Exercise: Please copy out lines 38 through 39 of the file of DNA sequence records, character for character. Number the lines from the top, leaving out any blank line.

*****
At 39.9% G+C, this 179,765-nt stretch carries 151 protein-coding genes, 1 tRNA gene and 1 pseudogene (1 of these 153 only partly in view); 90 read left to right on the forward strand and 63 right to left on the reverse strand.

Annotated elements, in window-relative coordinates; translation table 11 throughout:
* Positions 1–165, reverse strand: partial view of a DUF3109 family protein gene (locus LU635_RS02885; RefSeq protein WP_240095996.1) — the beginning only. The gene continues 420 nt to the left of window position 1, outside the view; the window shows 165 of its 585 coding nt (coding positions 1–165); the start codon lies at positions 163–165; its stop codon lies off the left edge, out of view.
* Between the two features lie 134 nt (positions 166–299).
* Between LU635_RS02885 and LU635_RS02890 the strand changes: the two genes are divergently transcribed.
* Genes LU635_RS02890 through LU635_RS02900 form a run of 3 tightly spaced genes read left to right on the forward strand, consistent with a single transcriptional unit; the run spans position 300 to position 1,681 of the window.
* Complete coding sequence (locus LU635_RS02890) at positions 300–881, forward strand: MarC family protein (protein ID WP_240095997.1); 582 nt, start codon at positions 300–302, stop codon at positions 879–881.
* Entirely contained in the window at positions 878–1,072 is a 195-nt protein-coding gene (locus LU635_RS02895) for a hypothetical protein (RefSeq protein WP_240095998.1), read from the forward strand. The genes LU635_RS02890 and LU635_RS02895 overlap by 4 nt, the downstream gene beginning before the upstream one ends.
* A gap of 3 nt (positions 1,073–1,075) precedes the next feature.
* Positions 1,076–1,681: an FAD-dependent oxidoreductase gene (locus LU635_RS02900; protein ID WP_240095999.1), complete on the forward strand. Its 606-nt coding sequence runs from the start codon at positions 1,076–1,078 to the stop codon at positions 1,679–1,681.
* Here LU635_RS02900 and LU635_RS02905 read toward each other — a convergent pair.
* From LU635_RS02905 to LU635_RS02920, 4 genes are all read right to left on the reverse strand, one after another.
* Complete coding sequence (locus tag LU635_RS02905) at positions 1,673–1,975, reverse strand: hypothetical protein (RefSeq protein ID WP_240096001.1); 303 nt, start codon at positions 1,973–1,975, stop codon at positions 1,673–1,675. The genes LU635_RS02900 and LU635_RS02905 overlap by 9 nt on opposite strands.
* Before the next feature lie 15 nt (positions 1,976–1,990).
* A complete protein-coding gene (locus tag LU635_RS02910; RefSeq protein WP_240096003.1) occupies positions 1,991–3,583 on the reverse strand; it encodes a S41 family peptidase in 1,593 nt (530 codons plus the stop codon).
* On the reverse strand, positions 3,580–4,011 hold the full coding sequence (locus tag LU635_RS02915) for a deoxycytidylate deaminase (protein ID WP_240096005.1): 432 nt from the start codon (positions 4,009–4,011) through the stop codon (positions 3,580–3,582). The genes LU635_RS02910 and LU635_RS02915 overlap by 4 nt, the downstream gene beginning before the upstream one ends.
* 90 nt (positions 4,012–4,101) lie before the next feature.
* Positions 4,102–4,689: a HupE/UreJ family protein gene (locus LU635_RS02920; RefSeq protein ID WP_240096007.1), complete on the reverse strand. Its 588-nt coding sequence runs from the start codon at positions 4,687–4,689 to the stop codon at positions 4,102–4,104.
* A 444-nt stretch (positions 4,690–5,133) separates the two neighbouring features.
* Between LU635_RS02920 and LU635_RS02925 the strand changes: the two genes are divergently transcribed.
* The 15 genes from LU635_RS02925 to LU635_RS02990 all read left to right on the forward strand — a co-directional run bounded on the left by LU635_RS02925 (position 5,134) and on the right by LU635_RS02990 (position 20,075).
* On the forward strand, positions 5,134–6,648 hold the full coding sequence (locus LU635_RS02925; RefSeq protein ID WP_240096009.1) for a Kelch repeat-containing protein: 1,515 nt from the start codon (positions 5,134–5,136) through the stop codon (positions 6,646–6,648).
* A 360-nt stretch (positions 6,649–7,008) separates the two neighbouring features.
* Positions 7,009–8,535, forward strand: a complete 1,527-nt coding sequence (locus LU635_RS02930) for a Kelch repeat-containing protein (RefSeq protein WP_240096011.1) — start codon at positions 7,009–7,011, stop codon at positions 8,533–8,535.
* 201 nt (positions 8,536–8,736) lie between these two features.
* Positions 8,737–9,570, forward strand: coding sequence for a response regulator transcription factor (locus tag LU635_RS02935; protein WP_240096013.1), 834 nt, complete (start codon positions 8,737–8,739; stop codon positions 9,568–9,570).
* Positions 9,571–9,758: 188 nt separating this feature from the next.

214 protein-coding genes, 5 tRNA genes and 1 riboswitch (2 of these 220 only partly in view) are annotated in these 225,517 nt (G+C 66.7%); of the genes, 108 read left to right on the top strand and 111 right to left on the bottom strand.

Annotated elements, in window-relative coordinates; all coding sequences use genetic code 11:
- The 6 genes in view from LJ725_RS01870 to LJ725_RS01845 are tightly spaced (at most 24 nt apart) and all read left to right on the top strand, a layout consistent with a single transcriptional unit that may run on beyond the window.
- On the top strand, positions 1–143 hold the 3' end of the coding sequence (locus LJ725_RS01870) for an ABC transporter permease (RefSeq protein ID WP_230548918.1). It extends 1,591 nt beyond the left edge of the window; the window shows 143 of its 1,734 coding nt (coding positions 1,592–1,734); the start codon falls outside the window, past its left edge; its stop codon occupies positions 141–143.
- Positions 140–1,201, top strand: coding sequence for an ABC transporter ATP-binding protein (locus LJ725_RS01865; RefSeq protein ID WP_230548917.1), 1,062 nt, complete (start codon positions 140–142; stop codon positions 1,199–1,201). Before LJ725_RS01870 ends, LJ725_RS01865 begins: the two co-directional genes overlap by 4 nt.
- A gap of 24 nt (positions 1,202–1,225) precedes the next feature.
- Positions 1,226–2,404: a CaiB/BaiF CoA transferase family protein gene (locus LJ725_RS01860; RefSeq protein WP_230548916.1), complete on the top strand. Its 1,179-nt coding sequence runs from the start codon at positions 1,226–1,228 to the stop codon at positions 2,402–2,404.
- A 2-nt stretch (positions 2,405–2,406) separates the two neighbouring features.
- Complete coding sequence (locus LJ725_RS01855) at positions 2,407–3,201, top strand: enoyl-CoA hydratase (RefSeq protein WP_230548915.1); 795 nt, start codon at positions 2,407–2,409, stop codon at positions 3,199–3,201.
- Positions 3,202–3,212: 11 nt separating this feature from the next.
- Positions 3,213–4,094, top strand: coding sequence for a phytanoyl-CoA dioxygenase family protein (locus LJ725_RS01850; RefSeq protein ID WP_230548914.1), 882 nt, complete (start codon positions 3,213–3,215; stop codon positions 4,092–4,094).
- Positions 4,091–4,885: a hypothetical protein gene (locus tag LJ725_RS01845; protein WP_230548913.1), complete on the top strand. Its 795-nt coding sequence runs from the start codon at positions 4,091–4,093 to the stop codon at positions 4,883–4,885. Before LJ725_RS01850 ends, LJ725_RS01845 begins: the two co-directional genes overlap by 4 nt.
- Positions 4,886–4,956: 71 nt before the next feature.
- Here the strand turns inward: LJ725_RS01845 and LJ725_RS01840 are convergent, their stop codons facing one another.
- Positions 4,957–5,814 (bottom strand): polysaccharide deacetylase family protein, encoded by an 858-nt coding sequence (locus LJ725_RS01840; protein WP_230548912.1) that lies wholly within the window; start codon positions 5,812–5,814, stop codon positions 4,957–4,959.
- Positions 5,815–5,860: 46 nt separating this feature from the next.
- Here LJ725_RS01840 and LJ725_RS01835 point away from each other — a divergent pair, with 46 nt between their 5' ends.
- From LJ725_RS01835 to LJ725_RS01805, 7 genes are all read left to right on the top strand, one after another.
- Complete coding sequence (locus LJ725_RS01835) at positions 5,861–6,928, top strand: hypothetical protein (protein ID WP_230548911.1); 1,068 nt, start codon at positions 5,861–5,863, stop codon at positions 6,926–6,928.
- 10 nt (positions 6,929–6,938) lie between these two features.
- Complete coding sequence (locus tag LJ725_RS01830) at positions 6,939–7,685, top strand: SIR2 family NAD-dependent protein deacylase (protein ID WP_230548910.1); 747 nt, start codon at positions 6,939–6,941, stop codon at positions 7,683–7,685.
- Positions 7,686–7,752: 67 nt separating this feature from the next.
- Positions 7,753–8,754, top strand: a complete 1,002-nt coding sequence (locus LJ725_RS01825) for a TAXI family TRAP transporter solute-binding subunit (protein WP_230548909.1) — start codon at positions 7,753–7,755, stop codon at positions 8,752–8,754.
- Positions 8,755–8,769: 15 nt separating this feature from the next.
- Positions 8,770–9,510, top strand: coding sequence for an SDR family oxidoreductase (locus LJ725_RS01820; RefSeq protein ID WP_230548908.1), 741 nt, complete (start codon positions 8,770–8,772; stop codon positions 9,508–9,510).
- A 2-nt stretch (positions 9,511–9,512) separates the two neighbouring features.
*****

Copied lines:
- Positions 3,213–4,094, top strand: coding sequence for a phytanoyl-CoA dioxygenase family protein (locus LJ725_RS01850; RefSeq protein ID WP_230548914.1), 882 nt, complete (start codon positions 3,213–3,215; stop codon positions 4,092–4,094).
- Positions 4,091–4,885: a hypothetical protein gene (locus tag LJ725_RS01845; protein WP_230548913.1), complete on the top strand. Its 795-nt coding sequence runs from the start codon at positions 4,091–4,093 to the stop codon at positions 4,883–4,885. Before LJ725_RS01850 ends, LJ725_RS01845 begins: the two co-directional genes overlap by 4 nt.